Google stops requiring arbitration of employment claims

It was less than a year ago that the Supreme Court ruled that employees could be required to individually arbitrate claims (and waive their right to participate in a class action), but arbitration agreements aren’t a silver bullet.  In fact, some employers are responding to local legislation and employee resistance by pulling back from arbitration requirements.

Just last week, Google responded to employee protests and announced that it would no longer require its workers to arbitrate employment related claims.  Read more about Google’s decision here.

Whether or not employee arbitration agreements make sense is a very company-specific decision.  Think carefully about what you’re trying to accomplish with these agreements and talk to your legal counsel about the risks and benefits.

New California Law Bans Choice Of Law Provisions In Employment Agreements

signing-contractCalifornia has passed a new law prohibiting employers from requiring workers to litigate claims under other states’ laws.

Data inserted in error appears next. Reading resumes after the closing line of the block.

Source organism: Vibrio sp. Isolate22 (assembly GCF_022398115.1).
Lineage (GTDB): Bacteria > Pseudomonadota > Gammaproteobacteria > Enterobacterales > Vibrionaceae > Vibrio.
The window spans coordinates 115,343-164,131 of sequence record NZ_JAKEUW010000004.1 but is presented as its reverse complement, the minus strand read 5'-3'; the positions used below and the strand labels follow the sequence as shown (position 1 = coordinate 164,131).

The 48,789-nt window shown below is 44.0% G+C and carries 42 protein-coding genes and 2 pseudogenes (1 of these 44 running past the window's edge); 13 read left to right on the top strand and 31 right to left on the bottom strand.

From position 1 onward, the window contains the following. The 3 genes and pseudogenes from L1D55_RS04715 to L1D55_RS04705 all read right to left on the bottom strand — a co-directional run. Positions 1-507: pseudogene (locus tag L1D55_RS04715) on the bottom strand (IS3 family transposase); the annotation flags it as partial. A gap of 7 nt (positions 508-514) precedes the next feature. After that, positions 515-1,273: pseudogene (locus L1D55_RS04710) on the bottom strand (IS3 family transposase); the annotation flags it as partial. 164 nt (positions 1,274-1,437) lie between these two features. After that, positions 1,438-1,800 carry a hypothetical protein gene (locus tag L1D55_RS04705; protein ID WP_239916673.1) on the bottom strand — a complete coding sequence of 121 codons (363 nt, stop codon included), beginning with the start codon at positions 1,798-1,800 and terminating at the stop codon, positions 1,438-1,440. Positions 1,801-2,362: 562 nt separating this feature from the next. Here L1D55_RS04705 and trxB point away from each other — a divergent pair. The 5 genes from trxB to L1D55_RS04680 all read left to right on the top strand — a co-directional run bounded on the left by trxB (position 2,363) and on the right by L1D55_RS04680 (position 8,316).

The law, which applies to agreements entered into, modified or extended beginning January 1, 2017, states that any agreement to pursue employment-related claims, including arbitration, outside of California or under the laws of another state violates public policy and is “voidable by the employee.” The new law codifies existing case law finding such choice of law provisions invalid.

This new law serves as a great reminder for California employers to review their employment agreements to make sure that they do not choose another state’s law. Likewise, multi-state employers with operations in California should make sure that the documents being signed by California employees either choose California law or are silent on what state’s law applies.